Real or faux: A question of fur


Micayla Barrows loves the fur coat that she inherited from her grandmother, via her mother.
“I never borrowed that coat from her until last year,” said Barrows, who said her fashion sense had been more about track suits than furs back when she attended Woodland Regional High School.

Micayla Barrow wears a fur coat that once belonged to her grandmother.

However, the 19-year-old from Prospect said, “After seeing one of my most favorite Victoria’s Secret models wear a black fur coat on social media, I immediately added my great Nana’s coat to my closet.”
The Connecticut millennial’s appreciation of her “nana’s” coat flies in the face of a perceived change in public opinion.
Barrows is wearing real, not faux fur.
Barrows represents a change of fortunes in the beleaguered fur industry.
Rather than her preferences being driven by the animal rights movement that has been successful in getting some to give up their appetite for real fur, Barrows said celebrities have helped turn her into a fur believer.
“With social media as a part of my millennial routine,” said Barrows. “It had given me a new lens with which to look at fashion industry. So rather than (seeing) an old rich woman pulling up to a gala or heading to a fancy restaurant, the fur coat can now be seen on any gender, from any century, ranked in any class.”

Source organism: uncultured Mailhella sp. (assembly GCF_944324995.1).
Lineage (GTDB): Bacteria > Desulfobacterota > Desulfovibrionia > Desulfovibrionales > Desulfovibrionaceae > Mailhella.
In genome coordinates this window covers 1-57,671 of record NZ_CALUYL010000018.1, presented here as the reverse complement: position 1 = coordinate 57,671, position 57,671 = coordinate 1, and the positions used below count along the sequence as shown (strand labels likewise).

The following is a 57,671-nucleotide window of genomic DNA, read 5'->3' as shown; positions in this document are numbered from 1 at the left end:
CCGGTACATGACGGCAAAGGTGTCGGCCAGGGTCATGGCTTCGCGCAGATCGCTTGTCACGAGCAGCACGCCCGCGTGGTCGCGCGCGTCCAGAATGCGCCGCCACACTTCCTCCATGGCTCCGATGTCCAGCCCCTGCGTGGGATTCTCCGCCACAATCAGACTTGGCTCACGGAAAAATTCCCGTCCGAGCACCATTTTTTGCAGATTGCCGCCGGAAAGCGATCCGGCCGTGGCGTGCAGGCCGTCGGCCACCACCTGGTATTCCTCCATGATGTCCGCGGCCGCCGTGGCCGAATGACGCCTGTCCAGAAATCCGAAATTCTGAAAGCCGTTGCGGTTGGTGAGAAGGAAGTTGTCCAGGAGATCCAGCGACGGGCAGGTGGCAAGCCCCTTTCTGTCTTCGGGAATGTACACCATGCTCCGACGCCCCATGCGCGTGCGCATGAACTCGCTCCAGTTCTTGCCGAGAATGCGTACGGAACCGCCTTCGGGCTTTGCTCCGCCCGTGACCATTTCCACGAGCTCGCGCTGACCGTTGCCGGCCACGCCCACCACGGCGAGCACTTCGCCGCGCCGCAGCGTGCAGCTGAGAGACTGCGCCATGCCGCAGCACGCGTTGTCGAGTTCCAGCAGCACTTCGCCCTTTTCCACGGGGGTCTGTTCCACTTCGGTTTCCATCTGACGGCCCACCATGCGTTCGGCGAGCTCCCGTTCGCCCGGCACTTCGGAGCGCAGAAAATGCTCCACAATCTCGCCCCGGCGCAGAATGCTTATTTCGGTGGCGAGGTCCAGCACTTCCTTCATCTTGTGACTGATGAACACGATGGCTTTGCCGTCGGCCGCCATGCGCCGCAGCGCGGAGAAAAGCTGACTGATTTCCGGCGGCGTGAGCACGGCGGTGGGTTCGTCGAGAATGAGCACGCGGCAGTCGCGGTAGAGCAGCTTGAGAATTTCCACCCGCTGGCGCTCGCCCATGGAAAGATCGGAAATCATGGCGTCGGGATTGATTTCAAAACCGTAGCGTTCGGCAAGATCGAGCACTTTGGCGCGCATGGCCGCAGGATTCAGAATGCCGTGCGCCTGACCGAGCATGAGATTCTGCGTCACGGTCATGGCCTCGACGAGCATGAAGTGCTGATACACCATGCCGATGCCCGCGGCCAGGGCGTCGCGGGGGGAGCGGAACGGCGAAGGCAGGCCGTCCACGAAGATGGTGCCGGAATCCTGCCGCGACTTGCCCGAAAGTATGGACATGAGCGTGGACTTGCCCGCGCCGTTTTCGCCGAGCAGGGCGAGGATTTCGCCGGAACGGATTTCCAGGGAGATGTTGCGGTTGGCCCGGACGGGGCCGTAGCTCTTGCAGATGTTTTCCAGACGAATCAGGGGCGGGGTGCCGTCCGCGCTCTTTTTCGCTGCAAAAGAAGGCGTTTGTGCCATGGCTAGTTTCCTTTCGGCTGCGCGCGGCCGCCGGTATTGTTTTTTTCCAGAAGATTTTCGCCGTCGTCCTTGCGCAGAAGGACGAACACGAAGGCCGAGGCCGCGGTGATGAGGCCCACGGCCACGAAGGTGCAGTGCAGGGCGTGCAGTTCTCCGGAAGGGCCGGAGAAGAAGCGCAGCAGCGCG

Alyssa Anderson of Wolcott, 24, also now views real fur through a celebrity-tinted lens.
“I immediately correlate real fur with celebrities and predominately women,” said Anderson, who is a local style expert.
“I think of Marilyn Monroe… pictured in her mink fur collar,” said Anderson “More recently we have seen Beyonce, Kim Kardashian and (Jennifer Lopez) wearing real fur.”
Fur has lost some ground in the retail arena. Macy’s, which also operates Bloomingdale’s, recently announced it will no longer sell fur. Michael Kors and Gucci also have sworn off using fur.
Other current events also point toward a move away from real fur. California is banning real fur sales. London Fashion Week has not banned fur, but its last few seasons have seen designers present fur-free collections.